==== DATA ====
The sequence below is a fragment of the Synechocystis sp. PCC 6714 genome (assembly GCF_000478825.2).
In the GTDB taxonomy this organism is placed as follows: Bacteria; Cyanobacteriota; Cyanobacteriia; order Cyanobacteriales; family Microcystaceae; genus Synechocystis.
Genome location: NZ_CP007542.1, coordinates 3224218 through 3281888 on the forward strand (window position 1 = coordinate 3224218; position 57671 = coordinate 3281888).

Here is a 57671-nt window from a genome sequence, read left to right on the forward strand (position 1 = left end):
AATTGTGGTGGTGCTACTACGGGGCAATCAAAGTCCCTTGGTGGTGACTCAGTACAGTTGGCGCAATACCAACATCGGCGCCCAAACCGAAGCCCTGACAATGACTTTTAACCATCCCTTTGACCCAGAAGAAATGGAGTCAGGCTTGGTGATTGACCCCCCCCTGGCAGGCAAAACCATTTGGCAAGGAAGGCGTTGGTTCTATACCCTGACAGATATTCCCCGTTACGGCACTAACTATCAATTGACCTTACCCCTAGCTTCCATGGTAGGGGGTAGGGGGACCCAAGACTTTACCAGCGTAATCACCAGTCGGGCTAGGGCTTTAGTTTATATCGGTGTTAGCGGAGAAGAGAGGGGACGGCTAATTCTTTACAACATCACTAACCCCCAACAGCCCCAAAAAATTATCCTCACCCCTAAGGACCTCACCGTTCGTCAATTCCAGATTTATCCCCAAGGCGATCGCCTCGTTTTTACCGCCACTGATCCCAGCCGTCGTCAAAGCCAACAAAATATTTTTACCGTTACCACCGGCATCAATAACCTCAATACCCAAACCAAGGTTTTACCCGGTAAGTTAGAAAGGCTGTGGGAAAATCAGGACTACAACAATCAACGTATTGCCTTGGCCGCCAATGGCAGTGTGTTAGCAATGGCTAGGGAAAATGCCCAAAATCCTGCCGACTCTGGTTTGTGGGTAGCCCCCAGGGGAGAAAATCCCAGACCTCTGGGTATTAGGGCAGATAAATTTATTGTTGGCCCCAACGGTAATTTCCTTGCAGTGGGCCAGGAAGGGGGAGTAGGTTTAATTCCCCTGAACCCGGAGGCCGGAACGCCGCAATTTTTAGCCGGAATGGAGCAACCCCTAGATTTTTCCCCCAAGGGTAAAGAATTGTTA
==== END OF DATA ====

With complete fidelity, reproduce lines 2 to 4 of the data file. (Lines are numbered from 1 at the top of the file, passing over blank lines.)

In the GTDB taxonomy this organism is placed as follows: Bacteria; Cyanobacteriota; Cyanobacteriia; order Cyanobacteriales; family Microcystaceae; genus Synechocystis.
Genome location: NZ_CP007542.1, coordinates 3224218 through 3281888 on the forward strand (window position 1 = coordinate 3224218; position 57671 = coordinate 3281888).

Here is a 57671-nt window from a genome sequence, read left to right on the forward strand (position 1 = left end):